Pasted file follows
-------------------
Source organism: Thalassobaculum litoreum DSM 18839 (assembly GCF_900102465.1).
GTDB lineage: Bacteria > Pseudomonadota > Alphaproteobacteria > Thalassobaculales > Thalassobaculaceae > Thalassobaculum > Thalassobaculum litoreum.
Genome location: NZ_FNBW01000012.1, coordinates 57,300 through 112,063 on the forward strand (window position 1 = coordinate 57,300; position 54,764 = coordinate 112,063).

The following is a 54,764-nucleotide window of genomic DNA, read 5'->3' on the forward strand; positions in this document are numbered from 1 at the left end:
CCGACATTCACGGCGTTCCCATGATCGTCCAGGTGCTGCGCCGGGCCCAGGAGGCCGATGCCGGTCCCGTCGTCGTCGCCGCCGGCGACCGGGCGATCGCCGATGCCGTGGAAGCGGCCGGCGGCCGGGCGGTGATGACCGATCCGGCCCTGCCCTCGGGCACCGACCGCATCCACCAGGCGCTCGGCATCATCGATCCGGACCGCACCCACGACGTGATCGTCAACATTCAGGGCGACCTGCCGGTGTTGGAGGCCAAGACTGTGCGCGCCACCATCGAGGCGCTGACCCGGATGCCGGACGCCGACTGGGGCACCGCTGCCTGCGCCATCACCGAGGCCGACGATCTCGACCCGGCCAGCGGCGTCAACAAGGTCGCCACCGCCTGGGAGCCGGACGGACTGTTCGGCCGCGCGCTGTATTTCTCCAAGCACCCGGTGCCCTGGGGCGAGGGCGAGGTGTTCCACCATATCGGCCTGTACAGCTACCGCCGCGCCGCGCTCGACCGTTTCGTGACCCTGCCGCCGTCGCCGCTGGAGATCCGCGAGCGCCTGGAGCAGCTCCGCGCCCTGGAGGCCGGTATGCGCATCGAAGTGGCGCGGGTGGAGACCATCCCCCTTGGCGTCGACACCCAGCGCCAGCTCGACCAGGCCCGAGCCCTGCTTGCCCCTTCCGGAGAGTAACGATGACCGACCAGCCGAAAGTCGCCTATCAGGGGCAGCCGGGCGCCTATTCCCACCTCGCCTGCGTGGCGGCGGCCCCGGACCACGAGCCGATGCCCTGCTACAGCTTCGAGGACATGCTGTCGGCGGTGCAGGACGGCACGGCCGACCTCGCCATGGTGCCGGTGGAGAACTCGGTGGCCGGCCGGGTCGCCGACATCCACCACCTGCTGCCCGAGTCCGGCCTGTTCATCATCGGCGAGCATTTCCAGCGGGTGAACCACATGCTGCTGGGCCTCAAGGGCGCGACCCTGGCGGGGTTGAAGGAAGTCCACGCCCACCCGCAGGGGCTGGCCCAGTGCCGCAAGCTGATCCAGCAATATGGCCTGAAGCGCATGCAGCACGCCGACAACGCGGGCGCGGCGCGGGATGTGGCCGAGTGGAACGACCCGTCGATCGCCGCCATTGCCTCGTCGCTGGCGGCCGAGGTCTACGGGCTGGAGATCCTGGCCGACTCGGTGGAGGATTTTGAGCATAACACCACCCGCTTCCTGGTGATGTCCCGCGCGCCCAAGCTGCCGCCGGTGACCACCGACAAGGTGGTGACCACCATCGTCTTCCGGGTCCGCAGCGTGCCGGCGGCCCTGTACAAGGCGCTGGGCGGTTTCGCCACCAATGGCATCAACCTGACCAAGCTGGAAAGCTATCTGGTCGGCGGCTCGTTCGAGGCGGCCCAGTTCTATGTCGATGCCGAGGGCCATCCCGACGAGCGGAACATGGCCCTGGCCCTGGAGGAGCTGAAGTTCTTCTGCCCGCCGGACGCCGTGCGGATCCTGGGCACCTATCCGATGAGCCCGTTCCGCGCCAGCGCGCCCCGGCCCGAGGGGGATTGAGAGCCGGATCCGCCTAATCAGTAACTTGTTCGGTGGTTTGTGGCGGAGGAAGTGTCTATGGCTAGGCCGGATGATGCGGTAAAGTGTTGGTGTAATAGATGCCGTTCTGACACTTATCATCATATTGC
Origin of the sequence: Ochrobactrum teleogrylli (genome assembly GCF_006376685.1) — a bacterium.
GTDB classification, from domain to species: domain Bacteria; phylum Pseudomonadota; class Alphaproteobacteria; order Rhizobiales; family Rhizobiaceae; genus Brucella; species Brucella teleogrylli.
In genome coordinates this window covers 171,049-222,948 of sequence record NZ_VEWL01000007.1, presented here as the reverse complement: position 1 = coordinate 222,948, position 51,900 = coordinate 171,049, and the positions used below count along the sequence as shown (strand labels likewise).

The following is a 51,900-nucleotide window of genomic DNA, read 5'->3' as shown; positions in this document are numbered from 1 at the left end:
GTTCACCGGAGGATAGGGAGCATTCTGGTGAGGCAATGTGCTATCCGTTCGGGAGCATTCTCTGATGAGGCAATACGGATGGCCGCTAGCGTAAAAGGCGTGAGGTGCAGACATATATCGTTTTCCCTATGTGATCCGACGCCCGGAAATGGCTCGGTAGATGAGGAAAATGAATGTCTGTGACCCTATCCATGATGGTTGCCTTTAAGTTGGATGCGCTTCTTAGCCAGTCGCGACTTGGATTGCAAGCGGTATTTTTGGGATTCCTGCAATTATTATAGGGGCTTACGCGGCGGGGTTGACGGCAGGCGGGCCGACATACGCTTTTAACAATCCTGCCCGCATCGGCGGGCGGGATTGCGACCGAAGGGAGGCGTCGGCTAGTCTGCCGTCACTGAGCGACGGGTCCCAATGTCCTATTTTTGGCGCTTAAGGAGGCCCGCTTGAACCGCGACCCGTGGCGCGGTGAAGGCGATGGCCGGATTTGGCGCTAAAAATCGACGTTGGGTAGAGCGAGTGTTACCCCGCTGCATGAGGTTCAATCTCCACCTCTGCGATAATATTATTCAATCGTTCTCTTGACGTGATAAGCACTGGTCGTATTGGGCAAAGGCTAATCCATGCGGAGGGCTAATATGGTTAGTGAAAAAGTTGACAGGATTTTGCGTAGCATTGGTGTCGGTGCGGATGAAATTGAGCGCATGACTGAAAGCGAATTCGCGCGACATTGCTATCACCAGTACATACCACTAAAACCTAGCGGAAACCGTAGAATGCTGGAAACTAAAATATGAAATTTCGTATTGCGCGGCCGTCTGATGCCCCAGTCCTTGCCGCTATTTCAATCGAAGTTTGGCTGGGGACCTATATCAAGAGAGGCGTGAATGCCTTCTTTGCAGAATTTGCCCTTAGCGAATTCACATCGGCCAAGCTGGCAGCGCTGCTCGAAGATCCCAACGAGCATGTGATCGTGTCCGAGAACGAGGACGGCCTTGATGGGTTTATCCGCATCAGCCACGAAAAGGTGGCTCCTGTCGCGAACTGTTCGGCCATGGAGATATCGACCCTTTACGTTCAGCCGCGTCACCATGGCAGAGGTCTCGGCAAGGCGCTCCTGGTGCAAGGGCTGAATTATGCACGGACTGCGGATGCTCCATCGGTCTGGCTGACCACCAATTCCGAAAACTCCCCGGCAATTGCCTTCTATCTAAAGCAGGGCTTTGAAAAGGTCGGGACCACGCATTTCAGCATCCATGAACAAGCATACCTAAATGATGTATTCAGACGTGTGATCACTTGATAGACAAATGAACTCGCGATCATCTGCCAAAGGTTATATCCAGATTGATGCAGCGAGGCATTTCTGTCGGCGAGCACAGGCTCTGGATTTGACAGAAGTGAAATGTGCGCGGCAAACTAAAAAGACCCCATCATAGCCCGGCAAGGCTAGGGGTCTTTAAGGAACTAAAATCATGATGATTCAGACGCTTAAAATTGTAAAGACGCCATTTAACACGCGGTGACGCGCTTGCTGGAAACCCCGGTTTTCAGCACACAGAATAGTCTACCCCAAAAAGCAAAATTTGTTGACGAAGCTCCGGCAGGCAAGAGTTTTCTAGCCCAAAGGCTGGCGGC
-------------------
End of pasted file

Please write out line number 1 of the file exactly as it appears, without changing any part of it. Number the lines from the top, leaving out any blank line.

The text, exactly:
Source organism: Thalassobaculum litoreum DSM 18839 (assembly GCF_900102465.1).